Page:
US special envoy Zalmay Khalilzad on May 7 said that the United States will stand with Afghans who support the Republic if the Taliban do not choose peace.
He made the remarks after concluding his trip to the region in which he visited Tashkent, Doha Kabul and Dushanbe. He said that he attended a meeting with their allies in Berlin.
Echoing a joint statement released after the meeting in Berlin on Friday, Khalilzad said in a tweet that “if the Taliban do not choose peace, a future based on consensus and compromise, then we will stand with Afghans who strive to keep the Republic intact.”
But he reiterated that “Republic political unity is a must.”
Khalilzad said that there is a unique international consensus for peace, rooted in the support for a negotiated settlement, an end to violence, and rejection of any attempt to impose a military solution.
Afghan leaders from all sides of the conflict should seize this opportunity and negotiate a political settlement to end their 40 yearlong war, he said.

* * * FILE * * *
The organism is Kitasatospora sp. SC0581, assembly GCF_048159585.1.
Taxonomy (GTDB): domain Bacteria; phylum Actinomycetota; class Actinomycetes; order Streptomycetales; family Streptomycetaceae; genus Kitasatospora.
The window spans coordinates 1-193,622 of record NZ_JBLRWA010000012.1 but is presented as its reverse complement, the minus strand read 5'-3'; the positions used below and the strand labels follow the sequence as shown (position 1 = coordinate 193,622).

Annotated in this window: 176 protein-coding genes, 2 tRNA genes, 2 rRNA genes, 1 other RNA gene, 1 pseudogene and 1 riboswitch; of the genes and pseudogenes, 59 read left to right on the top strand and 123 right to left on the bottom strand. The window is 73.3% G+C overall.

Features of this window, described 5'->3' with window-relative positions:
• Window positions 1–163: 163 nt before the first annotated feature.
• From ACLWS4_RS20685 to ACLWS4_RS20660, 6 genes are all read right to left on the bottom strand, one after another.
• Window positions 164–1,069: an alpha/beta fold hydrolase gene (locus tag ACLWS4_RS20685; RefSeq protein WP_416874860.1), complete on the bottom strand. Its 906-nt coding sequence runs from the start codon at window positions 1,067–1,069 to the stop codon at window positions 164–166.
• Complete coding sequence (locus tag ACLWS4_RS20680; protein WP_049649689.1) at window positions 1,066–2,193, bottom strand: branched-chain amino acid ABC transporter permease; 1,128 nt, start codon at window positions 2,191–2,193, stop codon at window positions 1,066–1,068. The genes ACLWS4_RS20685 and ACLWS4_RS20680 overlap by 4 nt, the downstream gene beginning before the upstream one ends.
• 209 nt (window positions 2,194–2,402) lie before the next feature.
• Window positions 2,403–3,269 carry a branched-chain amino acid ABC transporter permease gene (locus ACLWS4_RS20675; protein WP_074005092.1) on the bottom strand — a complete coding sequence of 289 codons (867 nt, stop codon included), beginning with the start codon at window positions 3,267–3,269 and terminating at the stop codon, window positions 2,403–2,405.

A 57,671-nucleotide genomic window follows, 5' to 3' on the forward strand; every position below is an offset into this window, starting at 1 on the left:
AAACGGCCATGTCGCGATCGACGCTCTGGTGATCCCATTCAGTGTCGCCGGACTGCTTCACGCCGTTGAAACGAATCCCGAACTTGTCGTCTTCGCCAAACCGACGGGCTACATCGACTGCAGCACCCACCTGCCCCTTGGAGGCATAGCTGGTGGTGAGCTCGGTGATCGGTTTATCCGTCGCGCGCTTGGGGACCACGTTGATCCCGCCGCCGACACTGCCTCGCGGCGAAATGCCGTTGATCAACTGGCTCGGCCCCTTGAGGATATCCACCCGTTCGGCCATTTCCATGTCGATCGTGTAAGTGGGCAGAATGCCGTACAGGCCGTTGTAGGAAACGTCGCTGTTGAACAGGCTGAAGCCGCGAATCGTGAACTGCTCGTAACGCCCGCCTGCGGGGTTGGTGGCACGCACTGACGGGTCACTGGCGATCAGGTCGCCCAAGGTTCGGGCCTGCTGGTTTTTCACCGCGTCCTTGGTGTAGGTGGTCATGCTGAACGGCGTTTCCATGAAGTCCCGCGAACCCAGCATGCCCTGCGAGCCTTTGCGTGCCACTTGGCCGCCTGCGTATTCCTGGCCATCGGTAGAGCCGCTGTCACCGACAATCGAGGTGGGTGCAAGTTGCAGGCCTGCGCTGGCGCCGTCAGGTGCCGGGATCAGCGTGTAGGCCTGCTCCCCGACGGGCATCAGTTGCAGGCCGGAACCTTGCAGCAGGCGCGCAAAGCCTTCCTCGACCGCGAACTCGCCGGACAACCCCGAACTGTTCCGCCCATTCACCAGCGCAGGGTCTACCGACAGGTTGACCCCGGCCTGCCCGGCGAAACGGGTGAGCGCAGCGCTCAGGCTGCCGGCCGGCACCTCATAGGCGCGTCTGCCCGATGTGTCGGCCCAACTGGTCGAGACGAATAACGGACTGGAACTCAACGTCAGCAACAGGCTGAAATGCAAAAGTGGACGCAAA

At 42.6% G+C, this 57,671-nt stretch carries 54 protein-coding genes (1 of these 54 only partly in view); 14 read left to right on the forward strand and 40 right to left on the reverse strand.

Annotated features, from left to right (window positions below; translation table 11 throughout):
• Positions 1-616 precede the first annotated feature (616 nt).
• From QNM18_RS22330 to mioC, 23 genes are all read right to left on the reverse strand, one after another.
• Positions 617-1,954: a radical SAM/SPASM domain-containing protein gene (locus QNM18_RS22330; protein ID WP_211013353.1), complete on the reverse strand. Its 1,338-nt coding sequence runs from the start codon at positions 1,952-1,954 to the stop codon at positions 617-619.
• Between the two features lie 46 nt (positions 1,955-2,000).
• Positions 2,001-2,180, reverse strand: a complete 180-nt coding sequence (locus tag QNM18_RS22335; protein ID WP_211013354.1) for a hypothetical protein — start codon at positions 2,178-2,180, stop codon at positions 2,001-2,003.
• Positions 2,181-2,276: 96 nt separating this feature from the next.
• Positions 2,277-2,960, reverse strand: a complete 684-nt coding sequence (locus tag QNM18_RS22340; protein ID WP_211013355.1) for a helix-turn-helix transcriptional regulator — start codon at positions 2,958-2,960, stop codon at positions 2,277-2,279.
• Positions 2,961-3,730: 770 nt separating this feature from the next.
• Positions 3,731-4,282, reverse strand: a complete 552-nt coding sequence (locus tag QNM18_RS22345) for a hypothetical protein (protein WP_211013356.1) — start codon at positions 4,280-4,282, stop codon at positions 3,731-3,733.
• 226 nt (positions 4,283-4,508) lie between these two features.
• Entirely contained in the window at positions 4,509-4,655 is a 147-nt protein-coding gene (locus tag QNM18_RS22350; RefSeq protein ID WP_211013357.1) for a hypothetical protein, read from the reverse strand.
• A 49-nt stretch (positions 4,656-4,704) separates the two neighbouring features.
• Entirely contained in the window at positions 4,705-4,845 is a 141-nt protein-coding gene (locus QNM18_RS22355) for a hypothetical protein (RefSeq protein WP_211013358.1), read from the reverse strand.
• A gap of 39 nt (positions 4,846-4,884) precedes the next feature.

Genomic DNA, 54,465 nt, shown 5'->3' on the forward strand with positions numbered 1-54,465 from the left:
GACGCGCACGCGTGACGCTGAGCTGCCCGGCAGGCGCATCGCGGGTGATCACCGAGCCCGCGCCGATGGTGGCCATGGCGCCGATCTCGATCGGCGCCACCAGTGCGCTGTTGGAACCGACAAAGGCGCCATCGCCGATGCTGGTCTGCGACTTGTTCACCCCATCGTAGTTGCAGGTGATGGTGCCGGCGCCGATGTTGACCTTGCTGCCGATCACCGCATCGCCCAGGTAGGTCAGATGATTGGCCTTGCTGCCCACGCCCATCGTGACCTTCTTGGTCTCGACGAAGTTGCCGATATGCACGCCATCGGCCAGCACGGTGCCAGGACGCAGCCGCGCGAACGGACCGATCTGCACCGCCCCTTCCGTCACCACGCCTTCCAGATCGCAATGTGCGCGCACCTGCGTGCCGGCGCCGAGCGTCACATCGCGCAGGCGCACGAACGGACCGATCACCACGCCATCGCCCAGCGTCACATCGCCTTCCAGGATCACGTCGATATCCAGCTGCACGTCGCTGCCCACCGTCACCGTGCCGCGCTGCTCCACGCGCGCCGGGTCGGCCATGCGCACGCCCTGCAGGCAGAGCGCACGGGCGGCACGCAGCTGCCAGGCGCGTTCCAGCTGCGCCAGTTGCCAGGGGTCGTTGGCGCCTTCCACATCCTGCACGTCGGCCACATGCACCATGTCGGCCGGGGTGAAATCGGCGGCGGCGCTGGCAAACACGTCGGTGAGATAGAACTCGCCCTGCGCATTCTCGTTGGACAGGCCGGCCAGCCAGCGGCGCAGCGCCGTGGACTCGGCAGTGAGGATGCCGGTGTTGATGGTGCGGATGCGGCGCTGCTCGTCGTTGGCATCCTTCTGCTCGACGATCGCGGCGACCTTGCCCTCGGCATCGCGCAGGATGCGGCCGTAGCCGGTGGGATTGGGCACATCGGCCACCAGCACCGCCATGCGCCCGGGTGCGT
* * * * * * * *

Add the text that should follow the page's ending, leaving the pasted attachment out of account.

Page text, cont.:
International consensus does not stop at peace, he said, adding that the world remains steadfast in its support of Afghanistan as the country enters a new phase.
This comes as special envoys and special representatives of the European Union, France, Germany, Italy, NATO, Norway, the United Kingdom and the United States in a statement emphasized the need for continued international support to Afghan National Defense and Security Forces and said it will be necessary to ensure Afghanistan can defend itself against internal and external threats.
The envoys affirmed their commitment to UNSC resolution 2513 (2020) and emphasized that they oppose the establishment in Afghanistan of any government by force which would constitute a threat to regional stability.
The envoys acknowledged the widespread and sincere demand of the Afghan people for an end to the war and a fair and lasting peace and confirmed that such a peace can only be achieved through an inclusive, negotiated political settlement among Afghans, according to the statement that was published by Germany’s Foreign Office on Friday.
This comes as violence has increased across the country following the Biden administration's announcement on the withdrawal of its troops from Afghanistan. The announcement has been accompanied by fears and concerns about the country's future once all international troops leave Afghanistan.